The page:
A trillion-dollar coin
So, have you heard the one about the trillion-dollar coin? It may sound like a joke. But if we arenít ready to mint that coin or take some equivalent action, the joke will be on us ó and a very sick joke it will be, too.
Letís talk for a minute about the vile absurdity of the debt-ceiling confrontation.
Under the Constitution, fiscal decisions rest with Congress, which passes laws specifying tax rates and establishing spending programs. If the revenue brought in by those legally established tax rates falls short of the costs of those legally established programs, the Treasury Department normally borrows the difference.
Lately, revenue has fallen far short of spending, mainly because of the depressed state of the economy. If you donít like this, thereís a simple remedy: Demand that Congress raise taxes or cut back on spending. And if youíre frustrated by Congressí failure to act, well, democracy means that you canít always get what you want.
Where does the debt ceiling fit into all this? Actually, it doesnít. Since Congress already determines revenue and spending, and hence the amount the Treasury needs to borrow, we shouldnít need another vote empowering that borrowing. But for historical reasons any increase in federal debt must be approved by yet another vote. And now Republicans in the House are threatening to deny that approval unless President Barack Obama makes major policy concessions.
Itís crucial to understand three things about this situation. First, raising the debt ceiling wouldnít grant the president any new powers; every dollar he spent would still have to be approved by Congress. Second, if the debt ceiling isnít raised, the president will be forced to break the law, one way or another; either he borrows funds in defiance of Congress, or he fails to spend money Congress has told him to spend.
Finally, just consider the vileness of that GOP threat. If we were to hit the debt ceiling, the U.S. government would end up defaulting on many of its obligations. This would have disastrous effects on financial markets, the economy and our standing in the world. Yet Republicans are threatening to trigger this disaster unless they get spending cuts that they werenít able to enact through normal, constitutional means.
Republicans go wild at this analogy, but itís unavoidable. This is exactly like someone walking into a crowded room, announcing that he has a bomb strapped to his chest and threatening to set that bomb off unless his demands are met.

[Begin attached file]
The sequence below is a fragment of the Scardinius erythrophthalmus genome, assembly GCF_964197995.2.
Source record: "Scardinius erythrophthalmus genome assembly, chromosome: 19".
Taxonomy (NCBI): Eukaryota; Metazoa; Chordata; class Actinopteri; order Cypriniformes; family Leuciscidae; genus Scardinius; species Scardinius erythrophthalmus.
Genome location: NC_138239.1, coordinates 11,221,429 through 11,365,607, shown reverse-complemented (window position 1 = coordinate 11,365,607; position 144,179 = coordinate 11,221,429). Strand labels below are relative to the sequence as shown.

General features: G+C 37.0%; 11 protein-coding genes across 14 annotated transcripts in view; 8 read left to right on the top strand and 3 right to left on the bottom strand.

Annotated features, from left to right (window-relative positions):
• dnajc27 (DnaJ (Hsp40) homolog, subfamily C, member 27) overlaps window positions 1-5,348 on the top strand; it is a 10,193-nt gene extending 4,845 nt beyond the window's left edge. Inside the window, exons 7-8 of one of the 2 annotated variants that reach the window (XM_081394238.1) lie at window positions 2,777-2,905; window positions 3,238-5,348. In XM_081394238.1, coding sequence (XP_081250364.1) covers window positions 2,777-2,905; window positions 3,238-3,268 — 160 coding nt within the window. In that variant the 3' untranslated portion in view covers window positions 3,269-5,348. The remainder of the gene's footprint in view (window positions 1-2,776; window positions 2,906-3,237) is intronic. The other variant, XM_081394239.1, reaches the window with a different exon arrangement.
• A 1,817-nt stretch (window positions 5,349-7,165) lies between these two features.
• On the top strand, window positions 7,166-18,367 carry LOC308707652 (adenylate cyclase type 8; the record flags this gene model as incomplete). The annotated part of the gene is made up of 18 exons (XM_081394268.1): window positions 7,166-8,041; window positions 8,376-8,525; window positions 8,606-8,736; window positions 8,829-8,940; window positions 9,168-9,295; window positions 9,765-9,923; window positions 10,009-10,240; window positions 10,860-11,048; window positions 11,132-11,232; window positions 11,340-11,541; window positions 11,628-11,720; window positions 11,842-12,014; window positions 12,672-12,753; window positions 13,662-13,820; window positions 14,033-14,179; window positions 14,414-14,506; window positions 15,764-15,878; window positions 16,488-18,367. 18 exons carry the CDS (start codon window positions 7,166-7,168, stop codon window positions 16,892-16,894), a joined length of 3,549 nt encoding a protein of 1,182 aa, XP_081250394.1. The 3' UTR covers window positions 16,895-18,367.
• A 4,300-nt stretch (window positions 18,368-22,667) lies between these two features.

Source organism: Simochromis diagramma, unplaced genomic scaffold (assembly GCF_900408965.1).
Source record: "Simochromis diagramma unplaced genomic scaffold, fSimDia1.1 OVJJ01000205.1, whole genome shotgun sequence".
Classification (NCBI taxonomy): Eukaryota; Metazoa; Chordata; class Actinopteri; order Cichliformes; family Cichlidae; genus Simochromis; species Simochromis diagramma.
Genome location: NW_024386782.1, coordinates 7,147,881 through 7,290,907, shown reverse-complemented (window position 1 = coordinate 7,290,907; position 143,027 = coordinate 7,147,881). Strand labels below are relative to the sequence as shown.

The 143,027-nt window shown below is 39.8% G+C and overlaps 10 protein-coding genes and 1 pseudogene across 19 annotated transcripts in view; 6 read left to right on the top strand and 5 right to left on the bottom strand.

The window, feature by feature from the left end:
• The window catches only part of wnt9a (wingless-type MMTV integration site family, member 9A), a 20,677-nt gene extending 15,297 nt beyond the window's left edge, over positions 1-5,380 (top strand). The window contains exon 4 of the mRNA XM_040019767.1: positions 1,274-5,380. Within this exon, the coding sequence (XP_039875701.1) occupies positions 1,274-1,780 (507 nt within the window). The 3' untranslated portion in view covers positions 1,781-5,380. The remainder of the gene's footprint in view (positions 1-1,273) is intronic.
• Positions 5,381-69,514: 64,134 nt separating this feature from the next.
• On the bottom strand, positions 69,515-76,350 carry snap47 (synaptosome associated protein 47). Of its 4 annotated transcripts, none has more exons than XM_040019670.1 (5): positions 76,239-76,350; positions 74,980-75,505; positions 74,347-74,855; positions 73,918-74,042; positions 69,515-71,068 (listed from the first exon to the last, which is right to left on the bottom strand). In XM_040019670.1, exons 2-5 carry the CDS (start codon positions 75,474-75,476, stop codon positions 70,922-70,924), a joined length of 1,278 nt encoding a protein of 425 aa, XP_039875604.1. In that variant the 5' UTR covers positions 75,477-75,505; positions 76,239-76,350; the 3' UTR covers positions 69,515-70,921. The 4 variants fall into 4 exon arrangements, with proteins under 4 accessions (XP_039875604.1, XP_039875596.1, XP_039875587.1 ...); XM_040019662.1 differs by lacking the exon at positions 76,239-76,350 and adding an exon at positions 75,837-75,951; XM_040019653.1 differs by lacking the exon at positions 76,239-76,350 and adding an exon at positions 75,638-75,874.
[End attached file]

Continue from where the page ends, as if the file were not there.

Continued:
Which brings us to the coin.
As it happens, an obscure legal clause grants the secretary of the Treasury the right to mint and issue platinum coins in any quantity or denomination he chooses. Such coins were, of course, intended to be collectorsí items, struck to commemorate special occasions. But the law is the law ó and it offers a simple if strange way out of the crisis.
Hereís how it would work: The Treasury would mint a platinum coin with a face value of $1 trillion (or many coins with smaller values; it doesnít really matter). This coin would immediately be deposited at the Federal Reserve, which would credit the sum to the governmentís account. And the government could then write checks against that account, continuing normal operations without issuing new debt.
In case youíre wondering, no, this wouldnít be an inflationary exercise in printing money. Aside from the fact that printing money isnít inflationary under current conditions, the Fed could and would offset the Treasuryís cash withdrawals by selling other assets or borrowing more from banks, so that in reality the U.S. government as a whole (which includes the Fed) would continue to engage in normal borrowing. Basically, this would just be an accounting trick, but thatís a good thing. The debt ceiling is a case of accounting nonsense gone malignant; using an accounting trick to negate it is entirely appropriate.
But wouldnít the coin trick be undignified? Yes, it would ó but better to look slightly silly than to let a financial and constitutional crisis explode.
Now, the platinum coin may not be the only option. Maybe the president can simply declare that as he understands the Constitution, his duty to carry out congressional mandates on taxes and spending takes priority over the debt ceiling. Or he might be able to finance government operations by issuing coupons that look like debt and act like debt but that, he insists, arenít debt and, therefore, donít count against the ceiling.
Or, best of all, there might be enough sane Republicans that the party will blink and stop making destructive threats.
Unless this last possibility materializes, however, itís the presidentís duty to do whatever it takes, no matter how offbeat or silly it may sound, to defuse this hostage situation. Mint that coin!
Paul Krugman is a columnist for The New York Times.